We also have a lot of hope for the future. We understand that we are living in an age of technological advancement, and while there are some negatives to this, we also see a lot of hope in what that might bring. We see that technology can be used as a tool to share ideas, connect with people across the globe, and find helpful information. We see that more medical advancements can be made, and that innovations could improve access to food, clean water, and quality of life for many worldwide. We find hope, often with the help of the internet and social media, in seeing people speaking their truth to power all over the world. This includes people speaking out for women’s rights, resisting ICE raids, being stewards to our planet, and our fellow young people leading the movement on gun reform. 

We appreciate the space IYMC gives us, to accompany and give our own voice.

Love and light to all,

IYMC Young Friends 2019

An Epistle to Friends Concerning Military Conscription

Dear Friends,

It has long been clear to most of us who are called Friends that war is contrary to the spirit of Christ and that we cannot participate in it.  The refusal to participate in war begins with a refusal to bear arms.  Some Friends choose to serve as noncombatants within the military.  For most of us, however, refusal to participate in war also involves refusal to be part of the military itself, as an institution set up to wage war.  Many, therefore, become conscientious objectors doing alternative service as civilians, or are deferred as students and workers in essential occupations.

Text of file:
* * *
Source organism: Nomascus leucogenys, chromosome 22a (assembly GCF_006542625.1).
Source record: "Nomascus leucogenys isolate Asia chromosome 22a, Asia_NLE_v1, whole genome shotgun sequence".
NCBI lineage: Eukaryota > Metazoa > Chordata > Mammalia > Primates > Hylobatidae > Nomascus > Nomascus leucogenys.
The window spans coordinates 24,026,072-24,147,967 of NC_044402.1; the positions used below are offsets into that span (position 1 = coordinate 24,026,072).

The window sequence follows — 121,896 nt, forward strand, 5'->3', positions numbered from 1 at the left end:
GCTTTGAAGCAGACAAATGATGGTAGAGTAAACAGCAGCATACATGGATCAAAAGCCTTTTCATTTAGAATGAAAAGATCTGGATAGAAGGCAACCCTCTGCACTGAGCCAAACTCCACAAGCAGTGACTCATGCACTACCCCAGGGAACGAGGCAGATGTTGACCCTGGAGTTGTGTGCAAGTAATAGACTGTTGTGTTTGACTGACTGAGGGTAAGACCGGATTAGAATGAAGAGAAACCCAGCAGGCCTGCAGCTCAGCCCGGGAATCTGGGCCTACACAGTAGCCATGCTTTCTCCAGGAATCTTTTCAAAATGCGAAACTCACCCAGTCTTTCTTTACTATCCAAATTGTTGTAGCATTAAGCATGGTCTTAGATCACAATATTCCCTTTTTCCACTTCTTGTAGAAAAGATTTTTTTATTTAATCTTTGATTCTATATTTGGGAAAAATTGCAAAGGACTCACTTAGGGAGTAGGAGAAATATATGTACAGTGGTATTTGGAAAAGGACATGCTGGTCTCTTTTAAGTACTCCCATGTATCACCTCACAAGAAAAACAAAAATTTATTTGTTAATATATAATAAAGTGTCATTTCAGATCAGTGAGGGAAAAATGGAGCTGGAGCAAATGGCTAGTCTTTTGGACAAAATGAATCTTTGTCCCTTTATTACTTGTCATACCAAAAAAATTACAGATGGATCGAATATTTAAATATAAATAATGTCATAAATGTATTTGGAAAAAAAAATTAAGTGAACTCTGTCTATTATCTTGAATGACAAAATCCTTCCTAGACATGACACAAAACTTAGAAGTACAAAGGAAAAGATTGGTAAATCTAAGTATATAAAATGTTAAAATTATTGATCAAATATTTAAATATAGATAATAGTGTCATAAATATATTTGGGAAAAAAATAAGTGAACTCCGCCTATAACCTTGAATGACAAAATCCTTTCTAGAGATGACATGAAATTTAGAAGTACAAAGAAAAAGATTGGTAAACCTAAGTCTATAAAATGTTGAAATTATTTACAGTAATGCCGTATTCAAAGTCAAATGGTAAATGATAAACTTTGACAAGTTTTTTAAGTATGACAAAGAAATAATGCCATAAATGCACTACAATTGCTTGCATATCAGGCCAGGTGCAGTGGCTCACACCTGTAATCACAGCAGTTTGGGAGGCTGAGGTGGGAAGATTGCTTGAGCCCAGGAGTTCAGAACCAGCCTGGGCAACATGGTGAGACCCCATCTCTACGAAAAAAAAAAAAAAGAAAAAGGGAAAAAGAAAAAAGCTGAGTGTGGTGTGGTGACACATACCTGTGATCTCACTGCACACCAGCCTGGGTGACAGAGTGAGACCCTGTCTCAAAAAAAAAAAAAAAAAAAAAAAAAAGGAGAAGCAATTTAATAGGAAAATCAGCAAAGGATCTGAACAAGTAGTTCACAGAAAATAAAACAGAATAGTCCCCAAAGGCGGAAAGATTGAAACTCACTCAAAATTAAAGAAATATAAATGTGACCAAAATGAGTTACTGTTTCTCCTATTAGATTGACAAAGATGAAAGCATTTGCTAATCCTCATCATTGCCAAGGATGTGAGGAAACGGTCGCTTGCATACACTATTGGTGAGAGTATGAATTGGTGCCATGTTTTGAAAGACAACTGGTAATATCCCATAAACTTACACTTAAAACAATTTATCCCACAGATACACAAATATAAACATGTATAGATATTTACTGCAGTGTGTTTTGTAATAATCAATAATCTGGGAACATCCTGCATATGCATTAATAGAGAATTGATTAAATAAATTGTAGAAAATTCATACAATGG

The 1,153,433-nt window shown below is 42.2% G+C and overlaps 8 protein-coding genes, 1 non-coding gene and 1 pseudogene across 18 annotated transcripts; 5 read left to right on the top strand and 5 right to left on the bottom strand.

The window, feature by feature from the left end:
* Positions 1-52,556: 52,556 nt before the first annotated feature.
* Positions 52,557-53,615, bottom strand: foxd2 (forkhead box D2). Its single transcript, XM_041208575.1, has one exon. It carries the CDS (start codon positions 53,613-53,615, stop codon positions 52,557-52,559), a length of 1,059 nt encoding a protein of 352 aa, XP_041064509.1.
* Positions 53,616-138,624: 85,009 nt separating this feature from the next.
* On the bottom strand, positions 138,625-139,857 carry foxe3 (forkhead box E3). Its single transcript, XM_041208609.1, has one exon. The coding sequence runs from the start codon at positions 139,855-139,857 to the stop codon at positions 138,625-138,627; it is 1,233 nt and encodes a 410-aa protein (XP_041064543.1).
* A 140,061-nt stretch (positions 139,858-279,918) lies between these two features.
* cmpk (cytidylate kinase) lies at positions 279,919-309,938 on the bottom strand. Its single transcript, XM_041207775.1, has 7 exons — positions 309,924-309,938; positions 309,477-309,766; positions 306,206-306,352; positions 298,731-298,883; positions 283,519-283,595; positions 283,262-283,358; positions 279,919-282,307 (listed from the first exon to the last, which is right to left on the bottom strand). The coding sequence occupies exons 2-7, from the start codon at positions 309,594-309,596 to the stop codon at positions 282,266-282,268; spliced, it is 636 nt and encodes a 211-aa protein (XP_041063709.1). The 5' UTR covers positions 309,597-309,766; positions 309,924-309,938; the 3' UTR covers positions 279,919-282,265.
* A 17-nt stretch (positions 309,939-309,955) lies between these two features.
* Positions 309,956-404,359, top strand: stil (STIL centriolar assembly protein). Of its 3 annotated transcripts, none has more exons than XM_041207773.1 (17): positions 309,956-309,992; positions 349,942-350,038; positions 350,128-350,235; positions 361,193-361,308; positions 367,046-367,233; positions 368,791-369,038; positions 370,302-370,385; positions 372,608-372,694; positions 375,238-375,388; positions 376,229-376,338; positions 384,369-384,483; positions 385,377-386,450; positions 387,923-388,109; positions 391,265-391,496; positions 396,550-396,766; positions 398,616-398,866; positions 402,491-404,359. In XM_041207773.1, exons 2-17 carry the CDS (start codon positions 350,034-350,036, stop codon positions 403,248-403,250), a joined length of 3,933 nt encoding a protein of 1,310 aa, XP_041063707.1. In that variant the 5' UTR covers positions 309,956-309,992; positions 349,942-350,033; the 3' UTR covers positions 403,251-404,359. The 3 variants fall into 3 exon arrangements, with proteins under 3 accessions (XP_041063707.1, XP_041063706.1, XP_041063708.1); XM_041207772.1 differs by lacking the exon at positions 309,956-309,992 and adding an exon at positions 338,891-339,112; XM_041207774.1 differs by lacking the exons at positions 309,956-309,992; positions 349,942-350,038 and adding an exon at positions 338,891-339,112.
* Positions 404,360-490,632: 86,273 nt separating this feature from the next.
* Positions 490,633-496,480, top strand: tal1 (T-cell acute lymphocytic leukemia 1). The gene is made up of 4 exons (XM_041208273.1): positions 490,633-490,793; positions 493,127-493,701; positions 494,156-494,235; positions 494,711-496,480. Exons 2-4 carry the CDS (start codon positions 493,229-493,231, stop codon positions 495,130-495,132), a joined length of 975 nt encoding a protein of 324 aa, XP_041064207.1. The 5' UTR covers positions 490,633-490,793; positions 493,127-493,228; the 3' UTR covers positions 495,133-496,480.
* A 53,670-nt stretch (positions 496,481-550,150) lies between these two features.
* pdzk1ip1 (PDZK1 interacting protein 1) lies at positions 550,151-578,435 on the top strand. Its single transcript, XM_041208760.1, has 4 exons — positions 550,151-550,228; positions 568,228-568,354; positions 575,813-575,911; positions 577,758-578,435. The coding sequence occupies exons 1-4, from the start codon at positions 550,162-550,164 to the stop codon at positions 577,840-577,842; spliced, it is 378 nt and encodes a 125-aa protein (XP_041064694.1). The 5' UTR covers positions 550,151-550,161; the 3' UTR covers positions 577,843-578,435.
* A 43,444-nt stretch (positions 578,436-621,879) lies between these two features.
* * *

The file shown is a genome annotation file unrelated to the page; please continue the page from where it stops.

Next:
Those of us who are joining in this epistle believe that cooperating with the draft, even as a recognized conscientious objector, makes one part of the power which forces our brothers into the military and into war.  If we Friends believe that we are special beings and alone deserve to be exempted from war, we find that doing civilian service with conscription or keeping deferments as we pursue our professional careers are acceptable courses of action.   But if we Friends really believe that war is wrong, that no man should become the executioner or victim of his brothers, then we will find it impossible to collaborate with the Selective Service System.  We will risk being put in prison before we help turn men into murderers.